EXCLUSIVE: Watch the Full Video of Williamson County Schools’ ‘White Privilege’ In-Service Training for Teachers

In a recent in-service training session, Williamson County Schools’ teachers were presented with a video titled “Cultural Competency Series Module Three.”

“Today we will be discussing privilege,” the unnamed narrator begins; adding:

Our goals for today will be to begin to recognize the construct of privilege and its implications.

I want to emphasize the word ‘begin,’ and encourage you to use this module as a springboard for further reading, discussions and reflection.

Our second goal is for you to have built confidence in your ability to engage in courageous conversations about privilege.

If we as educators do not build our capacity to discuss challenging topics with our colleagues, how can we teach those skills to our students?

Our norms for these modules are, as always, to limit our distractions and to commit to our own personal learning and growth.

As The Tennessee Star reported Tuesday:

The 26-minute in-service training video, the third in a series about cultural competency, profiles several people whom the video describes as “Williamson County Voices.”

The video does not identify anyone, nor does it make clear if these people are school system employees or county residents not formally affiliated with the school system. One man, though, identified himself as a school administrator.

The Tennessee Star obtained the video on Tuesday through an open records request submitted to the Williamson County School System that was submitted on February 19.

“Pursuant to Tennessee’s Public Records Act, [we are] writing to request a video shown to teachers Monday, Feb. 18, 2019, during an In-Service Day at Thompson’s Station Elementary School,” The Star wrote in an email to the Williamson County School Systems.

The Williamson County School System complied with that request by providing The Star with a CD copy of the video on Tuesday. The Star is in the process of making the full video available for its readers in YouTube format, which we expect to accomplish before the end of this week.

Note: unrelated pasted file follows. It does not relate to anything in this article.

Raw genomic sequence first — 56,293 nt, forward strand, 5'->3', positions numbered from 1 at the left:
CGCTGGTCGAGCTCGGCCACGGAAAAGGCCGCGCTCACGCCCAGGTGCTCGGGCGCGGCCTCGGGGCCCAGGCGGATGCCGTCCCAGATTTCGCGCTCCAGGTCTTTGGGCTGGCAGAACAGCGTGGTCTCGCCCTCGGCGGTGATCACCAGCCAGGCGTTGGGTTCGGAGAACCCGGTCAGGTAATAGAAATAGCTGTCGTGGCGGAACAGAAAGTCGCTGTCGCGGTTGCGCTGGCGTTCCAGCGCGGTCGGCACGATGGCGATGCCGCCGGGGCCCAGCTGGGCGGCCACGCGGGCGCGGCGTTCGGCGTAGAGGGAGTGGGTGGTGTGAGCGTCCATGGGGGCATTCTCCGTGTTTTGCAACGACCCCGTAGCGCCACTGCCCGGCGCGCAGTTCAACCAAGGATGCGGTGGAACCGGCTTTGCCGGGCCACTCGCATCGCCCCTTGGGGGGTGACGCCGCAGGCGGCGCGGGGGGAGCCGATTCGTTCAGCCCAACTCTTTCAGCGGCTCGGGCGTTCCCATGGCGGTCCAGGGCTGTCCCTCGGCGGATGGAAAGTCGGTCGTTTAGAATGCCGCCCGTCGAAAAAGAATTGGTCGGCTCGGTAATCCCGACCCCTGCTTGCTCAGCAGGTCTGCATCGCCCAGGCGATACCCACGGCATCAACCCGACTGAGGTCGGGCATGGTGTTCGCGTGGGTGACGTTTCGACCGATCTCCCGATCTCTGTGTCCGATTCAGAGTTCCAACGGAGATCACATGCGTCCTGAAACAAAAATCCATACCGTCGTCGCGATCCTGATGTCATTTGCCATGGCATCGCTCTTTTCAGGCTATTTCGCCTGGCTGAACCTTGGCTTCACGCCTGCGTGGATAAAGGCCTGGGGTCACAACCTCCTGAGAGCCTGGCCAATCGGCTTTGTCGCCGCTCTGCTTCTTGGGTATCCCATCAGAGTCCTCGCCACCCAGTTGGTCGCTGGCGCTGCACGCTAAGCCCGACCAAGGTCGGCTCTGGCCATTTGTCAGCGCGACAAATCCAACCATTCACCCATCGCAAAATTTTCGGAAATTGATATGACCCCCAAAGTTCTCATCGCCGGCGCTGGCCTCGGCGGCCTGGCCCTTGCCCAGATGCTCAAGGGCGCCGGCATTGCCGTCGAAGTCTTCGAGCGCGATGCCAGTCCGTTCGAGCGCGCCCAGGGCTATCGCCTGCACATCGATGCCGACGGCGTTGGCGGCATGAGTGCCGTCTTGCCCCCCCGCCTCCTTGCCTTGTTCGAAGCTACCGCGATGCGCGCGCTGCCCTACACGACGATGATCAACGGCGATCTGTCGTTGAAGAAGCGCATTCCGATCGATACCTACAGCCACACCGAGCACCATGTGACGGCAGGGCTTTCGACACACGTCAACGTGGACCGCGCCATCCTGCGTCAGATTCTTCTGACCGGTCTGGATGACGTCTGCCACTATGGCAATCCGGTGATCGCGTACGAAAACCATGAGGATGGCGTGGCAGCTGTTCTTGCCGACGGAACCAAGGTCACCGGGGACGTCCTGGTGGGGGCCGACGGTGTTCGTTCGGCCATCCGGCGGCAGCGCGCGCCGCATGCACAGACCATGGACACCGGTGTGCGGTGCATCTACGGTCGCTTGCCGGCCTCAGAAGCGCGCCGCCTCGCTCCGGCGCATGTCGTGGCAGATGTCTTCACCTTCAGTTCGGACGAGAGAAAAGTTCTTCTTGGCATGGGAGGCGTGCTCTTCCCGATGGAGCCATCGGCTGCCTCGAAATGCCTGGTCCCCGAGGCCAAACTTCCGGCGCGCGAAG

Watch the full video:


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8 Thoughts to “EXCLUSIVE: Watch the Full Video of Williamson County Schools’ ‘White Privilege’ In-Service Training for Teachers”

  1. Michael W

    The woman at 3 minutes speaks of privilege. But, she says she is more fortunate than others… So they turn this into WHITE privilege, why? I’m white and I was homeless 9 years ago. Lived in Chicago and I was segregated against. This is just another video from the Obama era of education trying to make our kids RACIST, when they are naturally NOT!!!

  2. Cincinnatus

    No wonder the kids graduating from public schools are so stupid – this is what is filling their heads instead of actual knowledge.

    It is criminal what these liberal schools are doing to this nation – instead of an educated workforce, you have victims of some perceived problem, dividing people and creating hatred towards others.

    Our schools are intentionally turning out idiots that MUST rely on the government for everything because they have no skills to be productive. Don’t believe me? How many kids are working minimum wage jobs because the European Art Appreciation masters degree is worthless – but they didn’t have the skill set to get a real degree because their time in high school wasn’t filled with scary things like math but someone telling them they can’t get a head because someone else has a magical privilege.